A:The short answer is: It depends. Pundit is a fancy word for what many people would call a “talking head.” According to Merriam Webster, the word is derived from the Sanskrit word “pandrita,” which means learned. English speakers began using the word in the late 1600s to refer to a wise person, and it took on the meaning of expert in the 19th century. Fast forward to today, and pundit has a more negative connotation because it applies to all those people on cable news and talk radio spewing their opinions. Like Rush Limbaugh or Van Jones.
Pundits are supposed to be experts on a topic (that’s often up for debate) who are invited to share their opinions with the audience. They make a living by talking or writing about those opinions. Political pundits are in high demand right now in the run-up to the 2020 election, but there are pundits who are experts on everything from sports (Dan Patrick), to finance (Suze Orman) , entertainment (Roger Ebert before he died) and fashion (Tom and Lorenzo). The key difference between them and journalists is that journalists are not supposed to share their opinions with the audience, unless, and this is a big caveat, they are opinion journalists.
So what’s the difference between opinion journalists and pundits?
Opinion journalists are bound by the three distinguishing characteristics of journalism known as VIA: Verification, independence and accountability. When an opinion journalist shares an opinion, it is based in fact. It may be a one-sided argument, but it is still grounded in evidence or data that have been verified. Opinion journalists maintain their independence and remain free from outside influences, and they are accountable for what they say or write and correct mistakes. Their work is also clearly labeled as “Commentary” or “Opinion” or “Review,” so the audience knows it’s not news reporting.
On the other hand, pundits who are not journalists can say whatever they please. Their opinions don’t need to be based in fact. They can share anything that pops into their heads. And they do. Often, the more controversial, unfiltered, and uncensored, the better. (Of course, there are pundits who take greater care with what they say than others.) Pundits can be aligned with a political candidate or even be paid as a spokesperson for a group, though any such relationships should always be disclosed. They are not responsible for correcting their mistakes and sometimes even intentionally misinform the audience to persuade people to adopt a particular opinion or point of view.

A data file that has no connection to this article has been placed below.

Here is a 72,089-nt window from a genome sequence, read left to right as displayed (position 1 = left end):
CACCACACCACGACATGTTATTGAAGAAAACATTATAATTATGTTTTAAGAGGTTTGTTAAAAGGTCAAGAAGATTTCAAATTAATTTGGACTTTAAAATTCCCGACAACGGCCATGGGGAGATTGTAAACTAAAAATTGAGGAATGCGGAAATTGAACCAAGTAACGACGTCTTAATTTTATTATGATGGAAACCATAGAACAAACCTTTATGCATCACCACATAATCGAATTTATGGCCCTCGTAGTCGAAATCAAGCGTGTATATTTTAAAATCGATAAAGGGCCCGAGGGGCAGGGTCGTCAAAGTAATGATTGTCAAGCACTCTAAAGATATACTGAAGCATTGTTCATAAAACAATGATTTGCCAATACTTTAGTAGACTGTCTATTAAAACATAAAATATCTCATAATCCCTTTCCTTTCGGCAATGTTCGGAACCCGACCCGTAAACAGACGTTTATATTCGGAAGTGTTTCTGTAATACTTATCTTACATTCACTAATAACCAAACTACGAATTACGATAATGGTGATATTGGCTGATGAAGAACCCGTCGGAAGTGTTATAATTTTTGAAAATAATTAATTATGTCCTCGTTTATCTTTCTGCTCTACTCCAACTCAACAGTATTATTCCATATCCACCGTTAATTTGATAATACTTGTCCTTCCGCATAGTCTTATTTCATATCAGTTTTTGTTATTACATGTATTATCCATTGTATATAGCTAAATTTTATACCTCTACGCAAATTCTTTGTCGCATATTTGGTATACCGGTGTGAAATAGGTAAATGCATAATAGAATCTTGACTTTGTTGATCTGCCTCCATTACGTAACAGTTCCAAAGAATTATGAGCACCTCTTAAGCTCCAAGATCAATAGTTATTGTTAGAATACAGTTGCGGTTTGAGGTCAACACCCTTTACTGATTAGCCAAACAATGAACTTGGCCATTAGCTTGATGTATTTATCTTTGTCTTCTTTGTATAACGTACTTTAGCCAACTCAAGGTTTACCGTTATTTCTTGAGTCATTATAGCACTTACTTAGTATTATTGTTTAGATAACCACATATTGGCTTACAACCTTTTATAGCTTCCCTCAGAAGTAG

Indeed, pundits generally have self-selecting audiences, or fans even, who seek them out to confirm their own beliefs, however ungrounded in facts they might be. Punditry serves to “validate” their beliefs, which is very different from verification. This is why pundits can have so much power in the media; the more forceful their convictions, the more people who implicitly agree with those opinions flock to them, thereby cementing their influence.
Here’s the complicated part: Sometimes the lines blur without warning, and journalists start sounding like pundits. This happens all the time on morning news programs, local news and cable television during what’s known as “crosstalk” when the anchors and reporters comment a story and offer their personal take. It’s usually a brief aside, and then it’s back to reporting the news, but it’s fraught with danger of what we call “foot-in-mouth” disease in the broadcast business. Here’s a cringeworthy example of a reporter offering his opinion after a report about President Trump crashing a wedding in Staten Island.
Journalists also turn into pundits on the Sunday morning political shows like Meet the Press that include roundtables to discuss the week’s top stories. Although they spend their workweek reporting the news, many relish the opportunity to weigh in with their opinions.
But what you need to know as a news consumer is this: when journalists cross over from the news side to the freewheeling world of opinion, they are still obligated to follow the rules of verification, independence and accountability. And pundits are not.